On 13 January, Paweł Adamowicz, the Mayor of Gdańsk, was fatally stabbed during a charity event. Helena Chmielewska-Szlajfer writes that while the attacker reportedly had a history of mental illness, the reaction to the murder has uncovered deep political divisions that now exist in Polish society.
Paweł Adamowicz, the Mayor of Gdańsk, was fatally stabbed on Sunday while standing on the stage in the centre of the city during the finale of the Grand Orchestra of Christmas Charity winter drive, Poland’s largest and until now most joyous charity event. Although immediately hospitalised, he died on Monday.
The attacker, with a criminal record, recently released after having spent more than five years in prison, may be mentally ill. His mother had warned the police in November that he was worried by his behaviour and that he might pose a threat. On Sunday, after wounding Adamowicz, he shouted that he had been held behind bars despite being innocent and that he had been “tortured” by the Civic Platform, Poland’s main opposition party. Adamowicz used to be a member.
Adamowicz, a well-liked mayor of one of Poland’s major cities, and the birthplace of the Solidarity movement, had been recently re-elected for the fifth time. Although once conservative, he became known for his support for gay and minority rights. In the current Polish political climate, this is an act of bravery.
According to his mother, the attacker intended to grab attention. The Grand Orchestra of Christmas Charity, now in its 27th year, is one of the very few events that still manages to bring Poles together. According to a recent IQS survey, it is also the most trusted institution in the country, favoured by 83% of Poles.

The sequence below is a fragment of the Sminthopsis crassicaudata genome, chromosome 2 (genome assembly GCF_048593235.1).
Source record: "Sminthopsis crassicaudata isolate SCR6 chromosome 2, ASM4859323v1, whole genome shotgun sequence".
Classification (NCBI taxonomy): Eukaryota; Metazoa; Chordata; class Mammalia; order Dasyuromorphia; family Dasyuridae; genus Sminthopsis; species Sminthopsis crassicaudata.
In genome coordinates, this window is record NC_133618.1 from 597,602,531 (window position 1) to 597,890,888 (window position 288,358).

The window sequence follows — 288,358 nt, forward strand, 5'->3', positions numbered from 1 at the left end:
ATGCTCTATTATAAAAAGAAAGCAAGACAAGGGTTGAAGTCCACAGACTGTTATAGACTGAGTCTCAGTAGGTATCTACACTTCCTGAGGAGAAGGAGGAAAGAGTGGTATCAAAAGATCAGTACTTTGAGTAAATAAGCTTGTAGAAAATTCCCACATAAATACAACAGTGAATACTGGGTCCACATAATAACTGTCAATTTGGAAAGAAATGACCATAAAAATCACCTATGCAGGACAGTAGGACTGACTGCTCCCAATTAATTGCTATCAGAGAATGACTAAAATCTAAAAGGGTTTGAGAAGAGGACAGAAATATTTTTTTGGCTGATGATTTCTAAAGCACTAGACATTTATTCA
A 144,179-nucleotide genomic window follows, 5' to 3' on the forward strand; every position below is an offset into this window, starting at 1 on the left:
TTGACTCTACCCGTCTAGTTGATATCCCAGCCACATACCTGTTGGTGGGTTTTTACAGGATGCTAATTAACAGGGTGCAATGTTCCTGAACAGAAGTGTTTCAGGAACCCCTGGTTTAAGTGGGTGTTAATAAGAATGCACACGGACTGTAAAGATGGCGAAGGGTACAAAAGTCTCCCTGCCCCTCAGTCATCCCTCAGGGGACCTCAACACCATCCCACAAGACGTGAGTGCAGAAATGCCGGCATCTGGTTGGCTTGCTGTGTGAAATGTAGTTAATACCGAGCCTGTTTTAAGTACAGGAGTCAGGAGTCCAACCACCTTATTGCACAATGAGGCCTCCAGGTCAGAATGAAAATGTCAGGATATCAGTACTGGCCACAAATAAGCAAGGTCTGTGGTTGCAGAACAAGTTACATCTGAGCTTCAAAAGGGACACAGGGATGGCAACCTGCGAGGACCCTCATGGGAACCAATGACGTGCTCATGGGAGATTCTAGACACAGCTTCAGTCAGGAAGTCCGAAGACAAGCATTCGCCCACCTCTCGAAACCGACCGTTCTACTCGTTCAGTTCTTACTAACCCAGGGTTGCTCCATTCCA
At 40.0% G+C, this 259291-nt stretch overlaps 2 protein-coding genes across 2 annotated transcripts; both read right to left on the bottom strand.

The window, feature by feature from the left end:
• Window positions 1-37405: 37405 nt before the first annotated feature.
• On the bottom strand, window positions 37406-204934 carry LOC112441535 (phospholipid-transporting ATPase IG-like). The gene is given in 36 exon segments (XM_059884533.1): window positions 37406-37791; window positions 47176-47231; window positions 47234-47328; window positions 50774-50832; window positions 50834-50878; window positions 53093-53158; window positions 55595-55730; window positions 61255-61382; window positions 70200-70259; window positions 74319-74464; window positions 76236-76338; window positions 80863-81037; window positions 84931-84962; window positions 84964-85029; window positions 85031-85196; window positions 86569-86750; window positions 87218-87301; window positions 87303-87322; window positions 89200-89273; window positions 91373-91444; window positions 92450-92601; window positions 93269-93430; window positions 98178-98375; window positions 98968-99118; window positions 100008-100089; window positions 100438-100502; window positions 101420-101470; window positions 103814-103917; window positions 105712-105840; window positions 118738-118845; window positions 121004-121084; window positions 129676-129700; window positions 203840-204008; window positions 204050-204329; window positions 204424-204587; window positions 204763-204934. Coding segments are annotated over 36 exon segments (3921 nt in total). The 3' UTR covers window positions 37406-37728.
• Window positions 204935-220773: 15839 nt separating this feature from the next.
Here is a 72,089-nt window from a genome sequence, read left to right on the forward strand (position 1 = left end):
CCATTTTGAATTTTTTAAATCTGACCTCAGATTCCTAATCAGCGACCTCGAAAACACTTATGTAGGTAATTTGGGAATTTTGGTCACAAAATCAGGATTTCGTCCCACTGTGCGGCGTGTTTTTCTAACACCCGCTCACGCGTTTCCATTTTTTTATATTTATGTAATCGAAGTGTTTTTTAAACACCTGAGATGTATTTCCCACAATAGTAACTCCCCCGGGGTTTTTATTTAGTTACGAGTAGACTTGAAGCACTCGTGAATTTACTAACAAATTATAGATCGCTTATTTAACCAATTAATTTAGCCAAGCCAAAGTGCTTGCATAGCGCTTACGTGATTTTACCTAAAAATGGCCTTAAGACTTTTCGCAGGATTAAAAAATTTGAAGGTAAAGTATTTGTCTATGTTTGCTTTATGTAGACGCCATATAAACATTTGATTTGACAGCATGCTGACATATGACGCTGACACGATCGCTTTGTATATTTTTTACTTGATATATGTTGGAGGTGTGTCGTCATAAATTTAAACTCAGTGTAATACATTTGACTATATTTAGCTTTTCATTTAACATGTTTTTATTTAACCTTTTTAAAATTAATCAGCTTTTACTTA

The Grand Orchestra was created in 1993 by Jerzy Owsiak, a radio and television host, known for his absurd sense of humour, “do watcha wanna” slogan, and a colourful, hippie vibe. The shows he created were a breath of fresh air and optimism in the still grey, yet newly democratic post-1989 Poland. The idea for the charity came from doctors who told Owsiak about lacking medical equipment for new-borns in hospitals.
He decided to use the television show as a platform to host live auctions, while volunteers on the streets collected donations. Any amount was enough to get a red heart-shaped sticker with the drive’s logo. The drive proved a tremendous success, so Owsiak repeated it the following year, and the next, until it became an institution, an awaited event held in towns and cities, and transmitted live on television on the second Sunday of every January. Since 1993, people have donated over £206 million to the Grand Orchestra.
Owsiak has been popular particularly among teenagers, who appreciate his rock & roll style, as well as the fact that two years after launching the Grand Orchestra he created Woodstock Station (now Pol’and’Rock Festival), a free summer festival, and a thank you for the volunteers who take part in the winter drive.
Popularity brings hate, which both Owsiak and Adamowicz learned to know well. For years, Owsiak has been attacked by the Polish Catholic Church hierarchs (with a few exceptions). They consider him the main competitor to people’s souls (and wallets) as he offers a secular, playful alternative for being kind. Others have repeatedly accused him of stealing money, despite several court cases that have proved otherwise. Still others, most notably members and sympathisers of the ruling Law, and Justice party and also the state-owned, currently openly party-ruled media, vilify him, trying to undermine his popularity. While the Grand Orchestra has been breaking donation records every year, notably so since the victory of Law and Justice in 2015, Owsiak recently lost his cool a number of times, to the delight of his aggressors.